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Exposure to high solar radiation reduces self-regulated exercise intensity in the heat outdoors

Otani, Hidenori, Kaya, Mitsuharu, Tamaki, Akira, Goto, Heita, Maughan, Ronald J.
Physiology & behavior 2019 v.199 pp. 191-199
air temperature, athletic performance, exercise, heat, males, sensation, skin temperature, solar radiation, thermal stress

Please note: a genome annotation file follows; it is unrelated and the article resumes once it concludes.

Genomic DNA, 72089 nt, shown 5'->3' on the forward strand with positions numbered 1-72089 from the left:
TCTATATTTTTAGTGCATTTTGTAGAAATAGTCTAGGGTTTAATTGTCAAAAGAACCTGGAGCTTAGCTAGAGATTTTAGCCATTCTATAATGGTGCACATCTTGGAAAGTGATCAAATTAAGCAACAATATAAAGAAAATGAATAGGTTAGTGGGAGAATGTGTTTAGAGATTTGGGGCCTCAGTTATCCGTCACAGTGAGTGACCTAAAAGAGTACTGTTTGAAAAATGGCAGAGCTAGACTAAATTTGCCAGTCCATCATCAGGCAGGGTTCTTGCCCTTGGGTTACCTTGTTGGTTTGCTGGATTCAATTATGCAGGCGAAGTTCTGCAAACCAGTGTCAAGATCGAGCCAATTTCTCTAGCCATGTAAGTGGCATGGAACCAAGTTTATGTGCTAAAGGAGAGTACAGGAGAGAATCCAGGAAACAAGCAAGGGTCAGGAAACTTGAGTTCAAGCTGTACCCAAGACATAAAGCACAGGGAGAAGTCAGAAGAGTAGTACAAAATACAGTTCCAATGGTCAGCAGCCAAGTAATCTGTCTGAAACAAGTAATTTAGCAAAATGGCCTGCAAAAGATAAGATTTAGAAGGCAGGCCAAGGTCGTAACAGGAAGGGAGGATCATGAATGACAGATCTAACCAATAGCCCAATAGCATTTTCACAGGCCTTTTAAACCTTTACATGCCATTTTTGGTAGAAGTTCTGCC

High radiant heat load reduces endurance exercise performance in the heat indoors, but this remains unconfirmed in outdoor exercise. The current study investigated the effects of variations in solar radiation on self-regulated exercise intensity and thermoregulatory responses in the heat outdoors at a fixed rating of perceived exertion (RPE). Ten male participants completed 45-min cycling exercise in hot outdoor environments (about 31°C) at a freely chosen resistance and cadence at an RPE of 13 (somewhat hard). Participants were blinded to resistance, pedal cadence, distance and elapsed time and exercised at three sunlight exposure conditions: clear sky (mean ± SD: 1072 ± 91 W·m−2; HIGH); thin cloud (592 ± 32 W·m−2; MID); and thick cloud (306 ± 52 W·m−2; LOW). Power output (HIGH 96 ± 22 W; MID 103 ± 20 W; LOW 108 ± 20 W) and resistance were lower in HIGH than MID and LOW (P < .001). Pedal cadence was lower, the core-to-skin temperature gradient was narrower, body heat gain from the sun (SHG) was greater and thermal sensation was higher with increasing solar radiation and all variables were different between trials (P < .01). Mean skin temperature was higher in HIGH than MID and LOW (P < .01), but core temperature was similar between trials (P = .485). We conclude that self-regulated exercise intensity in the heat outdoors at a fixed RPE of somewhat hard is reduced with increasing solar radiation because of greater thermoregulatory strain, perceived thermal stress and SHG. This suggests that reduced self-selected exercise intensity during high solar radiation exposure in the heat may prevent excessive core temperature rise.